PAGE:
In the past few weeks, several people have commented on how cool it is that I have created so many opportunities for myself and that it was something too difficult for them to do for themselves. Specifically, they were referring to how I secured a free trip to Warsaw as a result of creating a research project for myself; how I sent one email when I first arrived in Sweden which, several months later, manifested itself into a job offer; and how I causally mentioned my interest in change management, which landed me a spot on an exclusive committee of 4 of a global alumni association as well as a free trip in Europe.
For me, #ProfDevAbroad has been the way to legitimize my time abroad by using different strategies to strengthen my professional profile. But it’s not as difficult or complex as people think. Below are the steps I’ve taken, over and over again, to create paid and unpaid, professional opportunities for myself around the world:
1. Identify a skills you want to develop.
Related to the research example above, about a year ago, I became interested research as a career path. But I knew it was a long ways away since I’d never published an article in a peer-reviewed journal or even taken a class on research methodologies. So I decided that, instead of enrolling in more schooling (I already have my master’s), doing research and getting feedback from experts in the field would be the best way to learn how to do it well.
2. Identify an organization you want to work with.
Next, I knew I could do research for a number of organizations, but I wanted to take advantage of three main factors: prestige, networking potential and my professional niche. The organization I chose fit this criteria since I’d not only be able to achieve my goal of improving my research skills, but I’d also develop some credibility in my niche area, meet people in my niche and get to list a really impressive organization on my resume. #score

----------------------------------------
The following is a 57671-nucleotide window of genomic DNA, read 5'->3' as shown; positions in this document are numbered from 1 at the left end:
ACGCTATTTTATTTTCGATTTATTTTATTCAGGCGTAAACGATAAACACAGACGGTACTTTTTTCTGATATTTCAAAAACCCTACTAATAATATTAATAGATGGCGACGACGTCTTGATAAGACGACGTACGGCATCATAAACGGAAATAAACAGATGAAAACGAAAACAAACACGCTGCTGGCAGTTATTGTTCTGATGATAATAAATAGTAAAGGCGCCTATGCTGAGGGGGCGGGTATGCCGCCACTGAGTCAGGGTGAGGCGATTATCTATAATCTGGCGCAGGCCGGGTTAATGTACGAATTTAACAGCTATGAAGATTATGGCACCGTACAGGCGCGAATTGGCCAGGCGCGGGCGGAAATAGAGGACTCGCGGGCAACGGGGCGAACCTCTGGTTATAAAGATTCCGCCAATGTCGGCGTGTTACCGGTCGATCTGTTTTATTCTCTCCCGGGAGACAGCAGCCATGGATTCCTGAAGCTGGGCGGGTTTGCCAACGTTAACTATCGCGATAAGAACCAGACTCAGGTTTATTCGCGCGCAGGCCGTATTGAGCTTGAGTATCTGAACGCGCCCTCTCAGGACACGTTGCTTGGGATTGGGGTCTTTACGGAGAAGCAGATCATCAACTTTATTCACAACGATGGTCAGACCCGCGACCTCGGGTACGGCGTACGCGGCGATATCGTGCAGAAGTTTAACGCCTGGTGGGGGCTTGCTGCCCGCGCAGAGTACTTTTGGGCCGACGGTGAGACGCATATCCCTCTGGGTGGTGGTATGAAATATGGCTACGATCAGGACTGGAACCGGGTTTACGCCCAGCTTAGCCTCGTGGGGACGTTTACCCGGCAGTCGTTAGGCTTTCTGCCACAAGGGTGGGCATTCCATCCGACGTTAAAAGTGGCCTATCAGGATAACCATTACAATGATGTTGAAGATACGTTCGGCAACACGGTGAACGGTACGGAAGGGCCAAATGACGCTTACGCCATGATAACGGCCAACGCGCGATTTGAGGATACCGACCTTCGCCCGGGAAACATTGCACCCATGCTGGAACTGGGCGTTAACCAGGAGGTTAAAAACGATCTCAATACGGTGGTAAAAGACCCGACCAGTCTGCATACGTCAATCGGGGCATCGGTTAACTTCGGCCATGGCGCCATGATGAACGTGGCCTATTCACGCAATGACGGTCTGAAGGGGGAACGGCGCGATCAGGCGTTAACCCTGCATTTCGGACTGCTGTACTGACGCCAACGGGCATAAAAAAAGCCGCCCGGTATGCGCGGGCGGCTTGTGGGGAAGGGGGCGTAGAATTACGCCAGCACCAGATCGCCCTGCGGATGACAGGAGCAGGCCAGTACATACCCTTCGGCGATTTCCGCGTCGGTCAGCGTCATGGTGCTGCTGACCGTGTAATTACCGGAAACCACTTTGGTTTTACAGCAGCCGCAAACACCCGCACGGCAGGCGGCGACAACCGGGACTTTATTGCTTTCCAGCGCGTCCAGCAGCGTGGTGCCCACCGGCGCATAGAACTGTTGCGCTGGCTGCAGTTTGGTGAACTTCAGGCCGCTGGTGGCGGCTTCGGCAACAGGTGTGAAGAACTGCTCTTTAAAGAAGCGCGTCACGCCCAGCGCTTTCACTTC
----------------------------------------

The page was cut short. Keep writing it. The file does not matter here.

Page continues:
3. Research the organization until you find one way which you can add value.
Hiring someone or taking on an intern/volunteer, even unpaid, takes a lot of resources. I didn’t want to be a burden. In fact, I wanted to do the opposite: add value. By creeping on social media, I was able to identify a few things I thought were ways I could add value while also getting what I wanted out of the deal: refined research skills.
4. Pitch an idea to the relevant person in the company.
The pitch or idea doesn’t have to be long or complex. But it has to be well thought out and clear. I’ve pitched using full-on proposals to an informal email. In this case, once I had two solid ideas, I reached out to my network to vet my ideas and to ask for an introduction. This is probably the second most important step; the most important being #3: finding a way to add value.
5. Under promise and over deliver.
After pitching my idea and having it accepted, I worked my butt off to efficiently produce great work. The research project I’ve been referring to is still a work-in-progress, but as a result of executing so well so far, I was able to get another pitch approved, resulting in my upcoming training in Warsaw.
Even though the project isn’t finished yet, I can already see the fruits of my labor. Not only will I list my experience working for a prestigious organization on my resume (practical experience), but I will also gain specialized knowledge and grow my network during the training in Warsaw. I have implemented this process dozens of times and each time it results in a project, free trip or an introduction to someone else in the field.
As you can see, the steps aren’t hard. They just take intentional action and a bit of patience.
Take action today and start the process of creating your next global opportunity! And if you get stuck along the way, reach out to your mentor, read a blog post about the think you need help with, or work with me to get unstuck!